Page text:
About Perth Mint Bullion Blog

This blog discusses The Perth Mint's bullion coins and bars, providing information about our latest designs, mintages, sales volumes and sell outs. On a broader front, we share relevant research and opinions for anyone interested in gold and silver bullion investing.

PLEASE READ
Our Blog Disclaimer.

Our Comments Policy.
Our Copyright Policy.

GROUP PROFILE
Our Visions, Our Values.

Perth Mint Bullion BlogSubscribe
« Back to full list

Warning sign suggests now may be the time for gold!

Topics [ gold market gold analysis gold investment ]

Key Points

 • History suggests we are at a point in the market cycle from which gold will outperform stocks in the coming years.

 • Gold’s outperformance relative to stocks has averaged over 50% in the five years following previous yield curve inversions.

 • Nominal returns on cash and bonds, as well as inflation rates, are lower today than recorded levels at previous yield curve inversions.

 • Equity valuations are higher today compared to all previous yield curve inversions except for February 2000.


Global bond markets dominated the attention of investors and financial market commentators last week, with yields on some developed market government bonds falling to record lows. In Australia, 10 year government bonds dropped to all time record lows around 1.75% at one point.

Attention has particularly focused on the US, where the yield curve has inverted for the first time in more than a decade. The last time this phenomenon occurred was just before the start of the Global Financial Crisis (GFC).

What does yield curve inversion mean?

For those unfamiliar with the phrase ’yield curve inversion’, it is simply a circumstance where short term bonds, for example a two year government bond, have a higher return than a longer term bond, for example a 10 year government bond.

Note that yield curve inversion doesn’t have to refer to two year and 10 year bonds exclusively. Indeed right now it’s one year and 10 year bonds that have inverted.

Irrespective of which bonds you’re specifically referring too, typically you’d expect longer term bonds to have higher yields than shorter term bonds. There are a number of reasons for this including the need to compensate investors for taking on greater risks in a longer term loan, as well as them having a greater opportunity cost in terms of investment they’ll have to forego. This is because it will take longer for them to get their money back in a long term bond, relative to a short term bond.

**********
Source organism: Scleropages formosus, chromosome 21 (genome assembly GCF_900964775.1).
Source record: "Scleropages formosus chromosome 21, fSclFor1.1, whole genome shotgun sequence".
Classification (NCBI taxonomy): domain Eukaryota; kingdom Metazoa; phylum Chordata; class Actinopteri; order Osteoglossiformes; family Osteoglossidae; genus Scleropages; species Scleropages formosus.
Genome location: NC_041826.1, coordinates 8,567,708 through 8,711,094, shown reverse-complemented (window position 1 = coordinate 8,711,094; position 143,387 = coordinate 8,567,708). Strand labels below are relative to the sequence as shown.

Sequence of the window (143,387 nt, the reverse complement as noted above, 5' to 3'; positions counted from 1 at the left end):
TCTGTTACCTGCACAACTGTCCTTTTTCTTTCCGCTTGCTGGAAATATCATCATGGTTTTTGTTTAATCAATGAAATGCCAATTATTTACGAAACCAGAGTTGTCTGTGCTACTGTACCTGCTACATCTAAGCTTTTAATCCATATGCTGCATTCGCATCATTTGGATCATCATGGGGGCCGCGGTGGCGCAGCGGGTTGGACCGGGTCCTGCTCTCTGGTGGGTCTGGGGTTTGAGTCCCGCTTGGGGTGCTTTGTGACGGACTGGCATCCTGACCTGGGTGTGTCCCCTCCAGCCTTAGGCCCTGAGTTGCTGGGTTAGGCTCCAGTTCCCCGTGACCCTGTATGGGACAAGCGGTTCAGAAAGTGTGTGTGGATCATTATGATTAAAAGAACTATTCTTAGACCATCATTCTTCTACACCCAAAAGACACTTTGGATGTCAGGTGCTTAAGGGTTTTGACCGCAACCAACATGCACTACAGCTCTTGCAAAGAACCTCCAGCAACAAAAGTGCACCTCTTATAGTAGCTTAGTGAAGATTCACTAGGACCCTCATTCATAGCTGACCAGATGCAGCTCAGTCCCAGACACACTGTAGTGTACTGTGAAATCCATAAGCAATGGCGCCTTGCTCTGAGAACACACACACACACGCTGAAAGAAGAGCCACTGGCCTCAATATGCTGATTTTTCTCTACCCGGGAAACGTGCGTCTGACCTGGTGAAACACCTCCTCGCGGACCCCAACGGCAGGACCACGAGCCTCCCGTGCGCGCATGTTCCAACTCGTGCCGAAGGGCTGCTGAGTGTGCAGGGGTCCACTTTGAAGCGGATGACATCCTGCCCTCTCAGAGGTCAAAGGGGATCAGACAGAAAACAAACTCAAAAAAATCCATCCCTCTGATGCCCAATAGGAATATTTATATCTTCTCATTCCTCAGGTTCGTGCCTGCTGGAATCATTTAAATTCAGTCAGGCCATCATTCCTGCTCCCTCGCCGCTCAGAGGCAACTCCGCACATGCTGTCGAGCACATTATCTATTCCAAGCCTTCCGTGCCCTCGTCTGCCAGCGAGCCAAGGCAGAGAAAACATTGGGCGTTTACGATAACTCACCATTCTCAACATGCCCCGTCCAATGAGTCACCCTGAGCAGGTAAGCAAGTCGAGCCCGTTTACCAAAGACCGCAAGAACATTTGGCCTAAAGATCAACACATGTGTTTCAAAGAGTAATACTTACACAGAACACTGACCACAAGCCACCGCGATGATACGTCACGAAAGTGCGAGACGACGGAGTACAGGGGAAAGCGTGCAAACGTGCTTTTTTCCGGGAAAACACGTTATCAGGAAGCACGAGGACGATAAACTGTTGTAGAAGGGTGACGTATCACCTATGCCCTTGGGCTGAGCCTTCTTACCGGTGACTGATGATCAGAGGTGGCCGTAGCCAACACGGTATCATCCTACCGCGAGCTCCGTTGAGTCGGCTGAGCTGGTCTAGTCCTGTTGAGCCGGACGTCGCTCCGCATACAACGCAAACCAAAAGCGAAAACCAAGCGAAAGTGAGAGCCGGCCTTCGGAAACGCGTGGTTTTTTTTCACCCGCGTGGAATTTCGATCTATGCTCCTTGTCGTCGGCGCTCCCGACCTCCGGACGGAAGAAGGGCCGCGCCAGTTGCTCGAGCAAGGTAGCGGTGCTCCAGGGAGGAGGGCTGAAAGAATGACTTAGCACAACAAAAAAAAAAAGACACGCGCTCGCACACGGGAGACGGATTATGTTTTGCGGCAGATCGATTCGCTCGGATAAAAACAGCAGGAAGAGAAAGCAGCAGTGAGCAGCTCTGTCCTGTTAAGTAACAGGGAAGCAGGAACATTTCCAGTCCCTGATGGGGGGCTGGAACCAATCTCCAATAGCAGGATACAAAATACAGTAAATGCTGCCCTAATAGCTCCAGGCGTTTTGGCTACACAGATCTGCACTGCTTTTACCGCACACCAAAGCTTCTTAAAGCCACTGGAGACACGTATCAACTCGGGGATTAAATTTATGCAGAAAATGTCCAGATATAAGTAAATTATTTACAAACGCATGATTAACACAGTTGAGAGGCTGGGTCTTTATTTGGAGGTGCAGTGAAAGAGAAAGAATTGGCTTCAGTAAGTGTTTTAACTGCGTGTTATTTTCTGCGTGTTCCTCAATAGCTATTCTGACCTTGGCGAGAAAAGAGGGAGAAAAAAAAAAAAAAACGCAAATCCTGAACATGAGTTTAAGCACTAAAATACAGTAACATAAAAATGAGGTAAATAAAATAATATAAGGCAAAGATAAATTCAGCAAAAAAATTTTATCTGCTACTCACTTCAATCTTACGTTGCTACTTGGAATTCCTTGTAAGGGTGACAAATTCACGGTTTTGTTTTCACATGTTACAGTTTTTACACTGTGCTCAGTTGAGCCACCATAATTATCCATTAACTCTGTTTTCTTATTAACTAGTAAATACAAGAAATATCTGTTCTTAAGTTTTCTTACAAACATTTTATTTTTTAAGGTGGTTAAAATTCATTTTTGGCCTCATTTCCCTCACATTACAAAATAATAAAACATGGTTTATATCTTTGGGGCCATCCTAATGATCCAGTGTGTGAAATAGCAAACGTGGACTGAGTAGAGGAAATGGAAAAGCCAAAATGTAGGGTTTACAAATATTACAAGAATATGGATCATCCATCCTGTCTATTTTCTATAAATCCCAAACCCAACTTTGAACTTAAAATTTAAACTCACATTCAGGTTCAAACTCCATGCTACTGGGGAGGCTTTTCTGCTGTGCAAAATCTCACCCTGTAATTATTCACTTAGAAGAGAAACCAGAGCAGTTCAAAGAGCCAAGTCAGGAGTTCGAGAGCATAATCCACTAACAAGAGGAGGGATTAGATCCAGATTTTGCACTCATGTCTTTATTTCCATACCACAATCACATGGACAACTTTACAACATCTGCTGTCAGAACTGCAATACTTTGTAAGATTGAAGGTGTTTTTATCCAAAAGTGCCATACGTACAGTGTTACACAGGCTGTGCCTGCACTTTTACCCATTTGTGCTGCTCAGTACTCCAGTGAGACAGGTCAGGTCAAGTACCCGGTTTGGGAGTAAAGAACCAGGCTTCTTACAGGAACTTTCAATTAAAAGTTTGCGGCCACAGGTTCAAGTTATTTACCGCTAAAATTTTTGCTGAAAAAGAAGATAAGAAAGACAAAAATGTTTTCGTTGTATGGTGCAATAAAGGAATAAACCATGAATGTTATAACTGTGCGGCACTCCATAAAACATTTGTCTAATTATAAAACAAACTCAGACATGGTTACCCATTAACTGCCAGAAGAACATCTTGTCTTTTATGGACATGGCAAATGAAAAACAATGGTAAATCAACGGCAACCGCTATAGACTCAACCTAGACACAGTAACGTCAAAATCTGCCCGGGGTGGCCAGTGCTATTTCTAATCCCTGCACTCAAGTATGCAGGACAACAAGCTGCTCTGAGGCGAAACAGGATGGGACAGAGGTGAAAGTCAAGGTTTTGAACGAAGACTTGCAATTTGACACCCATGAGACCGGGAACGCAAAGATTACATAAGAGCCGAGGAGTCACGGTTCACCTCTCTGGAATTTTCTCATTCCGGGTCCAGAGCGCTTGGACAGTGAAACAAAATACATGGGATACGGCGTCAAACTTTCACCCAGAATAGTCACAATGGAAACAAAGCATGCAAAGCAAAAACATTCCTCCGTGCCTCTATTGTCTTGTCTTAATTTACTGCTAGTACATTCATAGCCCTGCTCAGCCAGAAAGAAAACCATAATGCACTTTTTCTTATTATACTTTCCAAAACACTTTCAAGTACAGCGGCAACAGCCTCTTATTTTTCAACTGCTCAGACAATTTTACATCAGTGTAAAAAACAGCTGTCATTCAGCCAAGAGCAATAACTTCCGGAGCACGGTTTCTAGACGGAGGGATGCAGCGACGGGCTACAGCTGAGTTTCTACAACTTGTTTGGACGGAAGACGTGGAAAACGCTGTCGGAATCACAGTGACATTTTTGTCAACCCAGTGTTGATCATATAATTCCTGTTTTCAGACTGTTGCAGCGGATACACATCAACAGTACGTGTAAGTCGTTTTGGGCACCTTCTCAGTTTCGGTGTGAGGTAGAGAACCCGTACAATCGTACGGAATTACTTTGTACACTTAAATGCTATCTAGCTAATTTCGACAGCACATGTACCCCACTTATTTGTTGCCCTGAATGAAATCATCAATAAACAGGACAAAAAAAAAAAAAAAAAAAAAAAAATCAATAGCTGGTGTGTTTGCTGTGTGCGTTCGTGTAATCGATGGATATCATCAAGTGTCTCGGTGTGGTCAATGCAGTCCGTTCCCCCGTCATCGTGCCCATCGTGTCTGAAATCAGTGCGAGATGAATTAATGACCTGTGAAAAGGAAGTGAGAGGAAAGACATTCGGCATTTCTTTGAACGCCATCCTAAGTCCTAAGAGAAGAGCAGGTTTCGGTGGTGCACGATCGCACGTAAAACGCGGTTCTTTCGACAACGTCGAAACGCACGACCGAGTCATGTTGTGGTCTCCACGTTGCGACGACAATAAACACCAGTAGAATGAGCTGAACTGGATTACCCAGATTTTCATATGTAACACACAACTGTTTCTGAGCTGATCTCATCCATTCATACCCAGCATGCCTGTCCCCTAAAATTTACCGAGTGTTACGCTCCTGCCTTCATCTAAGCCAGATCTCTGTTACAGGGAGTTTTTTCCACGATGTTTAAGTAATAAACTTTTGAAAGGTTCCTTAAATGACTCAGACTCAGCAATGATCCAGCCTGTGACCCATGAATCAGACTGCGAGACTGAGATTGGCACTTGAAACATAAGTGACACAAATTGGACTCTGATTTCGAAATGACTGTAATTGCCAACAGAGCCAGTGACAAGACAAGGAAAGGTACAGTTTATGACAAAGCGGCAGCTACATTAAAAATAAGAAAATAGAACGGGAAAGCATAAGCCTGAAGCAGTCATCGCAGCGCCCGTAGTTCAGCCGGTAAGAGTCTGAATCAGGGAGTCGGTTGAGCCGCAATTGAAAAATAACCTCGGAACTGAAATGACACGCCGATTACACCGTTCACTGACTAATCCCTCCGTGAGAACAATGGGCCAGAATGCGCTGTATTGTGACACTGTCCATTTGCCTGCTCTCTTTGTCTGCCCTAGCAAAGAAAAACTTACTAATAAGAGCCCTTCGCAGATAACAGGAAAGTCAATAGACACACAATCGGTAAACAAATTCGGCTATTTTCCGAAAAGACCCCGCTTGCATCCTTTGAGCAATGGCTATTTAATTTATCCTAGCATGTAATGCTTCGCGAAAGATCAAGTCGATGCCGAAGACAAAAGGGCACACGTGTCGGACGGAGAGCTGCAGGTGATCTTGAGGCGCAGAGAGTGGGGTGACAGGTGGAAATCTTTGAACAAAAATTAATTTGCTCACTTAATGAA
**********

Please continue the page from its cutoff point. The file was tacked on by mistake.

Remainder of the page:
As such, yield curve inversions do not occur all that frequently in financial markets, and when they do, they are typically seen as a bad omen in terms of what is likely to happen in the economy in the years that follow. As one market analyst, Jeffrey Halley, stated to Bloomberg earlier this week: “Bond markets globally, along with dovish central banks, have been telling us a slowdown is on the way.”

Yield curve inversions often, though not always, precede recessions, or outright falls in total economic output. This is why market analysts, economic commentators and policy makers are concerned with present day developments, and the inversion that is taking place today.

What has happened to markets in the past?

Over the past 40 years in the US there have been four previous periods where the yield curve has inverted, with a US two year government bond having a higher yield than a US 10 year government bond. These occurred in August 1978, a decade later in December 1988, again in February 2000, and most recently in December 2005 (please see end of article for our data sources and inversion methodology).

The chart below highlights what happened to the price of gold, and the price of the S&P 500*, in the one, three, and five year periods that followed those four previous yield curve inversions, with all returns expressed in percentages.

Note that the data in the chart below represents the average return across all four periods, with a more granular and highly detailed breakdown of the returns generated by gold and stocks following each individual yield curve inversion provided at the end of this article.

*The S&P 500 is widely regarded as the best single gauge of large cap US equities.

As you can see, on average, gold prices have strongly outperformed equities in the one, three and five year periods following on from previous yield curve inversions, with a positive performance differential that gets larger over time.

Over one year, the average performance of gold at just over 16% is almost double that of equities, whilst over three years, the average return for gold is more than 45% higher, with equities actually suffering a minor decline in value.